PAGE 192

192 (Tanimoto and Igari, 1976 ), and the same results were rep orted using IAA, as well (Johnson et al., 1974; Tanimoto, 1985 ). In contrast, some other research findings showed that IAA had no significant effect on the activity of -mannosidase (Evans, 1974; Katsumi and Yamamoto, 1979). Water stress stimulates the activity of both enzymes causing cell wall deterioration (El Tayeb and Ahmed, 2007; Konno et al., 1986) -galactosidase is involved in breakdown of pectic polymers of galactose during cell growth (Konno et al., 1986) and in breakdown of the bonds between cell wall polysaccharides during cell wall loosening (Murry and Bandurski, 1975) On 1,3 linked oligosaccharides (Jagadeesh et al., 2004; Li, 1967) during its role in glycoprotein processing (Winchester and Fleet, 1992). Materials and Methods Field Experiments All three field experiments over three seasons 2004/2005, 2005/2006 and 2006/2007 were described before in chapter 2, pages 737 5 Tissue preparation for chemical analyses At every harvest date, tissue was prepared and stored, as described before in chapter 3, page 1 39. Glycosidases Extraction Glycosidases extraction was made accordi ng to the method of Burns and Baldwin (1994). Frozen tissue (5 g) was homogenized in 15 ml cold acetone (3:1, acetone: tissue, v/w) by shaking the mixture for about 2 hours at 4oC. Using vacu um filtration, the insoluble materials were collected on filter paper, then washed with 10 ml cold acetone (two volumes of the original

PAGE 193

193 weight), and then washed again with 10 ml cold acetone. The residue was dried overnight under desiccant. Glycosidases we re extracted from acetone powders at 4oC. Powder was agitated using a platform shaker (Innova 2100, New Brunswick Scientific Inc., Edison, NJ, USA) for 1 hour in cold water (1 g acetone powder of flavedo: 10 ml cold water & 1 g acetone powder of albedo: 25 ml cold water, w/v). The mixture was centrifuged at 10000 g for 30 minutes at temperature 4oC using a Sorvall Evolution RC Centrifuge with SS 34 Rotor (Thermo Fisher Scientific, Waltham, MA, USA). The supernatant was collected and p ellets were agitated a gain in cold water (1 g acetone powder of flavedo: 10 ml cold water and 1g acetone powder of albedo: 25 ml cold water, w/v) for 30 minutes, and then centrifuged again at 10000 g for 30 minutes at temperature 4oC. The supernatant was collected again and com bined with the first supernatant. The final pellets were discarded and the supernatant was kept at 80oC (Forma 86oC ULT freezer, Forma Scientific Inc., Marietta, OH, USA) until assaying for glycosidase activity. Protein Analysis Protein was estimated by the method of Bradford (1976) using bovine serum albumin (BSA) at a concentration of 2.0 mg/ml in a 0.9% aqueous (as standard) with concentrations of 0, 5, 10, 15 and 20 respectively, with water to equal 10 00 L. Samples (supernatant) were brought from the freezer and melted in a water bath at 25oC until liquid, and then 200 l of the sample were added to 800 l of water. Coomassie (1 ml) plus protein assay reagent (Thermo Scientific, Rockford, IL, USA) we re added to all tubes of standards and samples and mixed well, then incubated in a water bath (Isotemp water bath, Fisher Scientific, Pittsburgh, PA, USA) at 25oC for 15 minutes to be read by UV -visible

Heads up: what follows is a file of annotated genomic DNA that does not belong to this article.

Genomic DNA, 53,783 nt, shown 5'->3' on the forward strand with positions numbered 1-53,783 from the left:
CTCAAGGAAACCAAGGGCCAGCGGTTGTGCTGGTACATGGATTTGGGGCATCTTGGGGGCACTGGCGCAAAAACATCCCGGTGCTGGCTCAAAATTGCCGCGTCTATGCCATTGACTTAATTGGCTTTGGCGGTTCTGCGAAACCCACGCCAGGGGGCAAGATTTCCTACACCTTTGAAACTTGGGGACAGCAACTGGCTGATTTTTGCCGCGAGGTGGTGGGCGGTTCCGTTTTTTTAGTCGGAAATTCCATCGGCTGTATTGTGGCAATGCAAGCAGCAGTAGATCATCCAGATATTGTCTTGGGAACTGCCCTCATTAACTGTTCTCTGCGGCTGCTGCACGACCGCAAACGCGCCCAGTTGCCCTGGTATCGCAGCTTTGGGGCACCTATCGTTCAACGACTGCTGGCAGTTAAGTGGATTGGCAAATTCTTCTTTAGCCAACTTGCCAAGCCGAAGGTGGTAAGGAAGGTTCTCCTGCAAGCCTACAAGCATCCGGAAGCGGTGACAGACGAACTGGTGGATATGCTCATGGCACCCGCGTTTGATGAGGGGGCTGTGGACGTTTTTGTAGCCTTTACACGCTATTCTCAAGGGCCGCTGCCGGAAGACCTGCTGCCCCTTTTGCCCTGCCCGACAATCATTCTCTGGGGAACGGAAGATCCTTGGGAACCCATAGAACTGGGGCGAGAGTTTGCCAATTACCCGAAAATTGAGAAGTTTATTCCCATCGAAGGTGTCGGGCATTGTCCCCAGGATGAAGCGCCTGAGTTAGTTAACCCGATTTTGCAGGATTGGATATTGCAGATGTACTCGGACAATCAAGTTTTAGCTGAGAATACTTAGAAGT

PAGE 194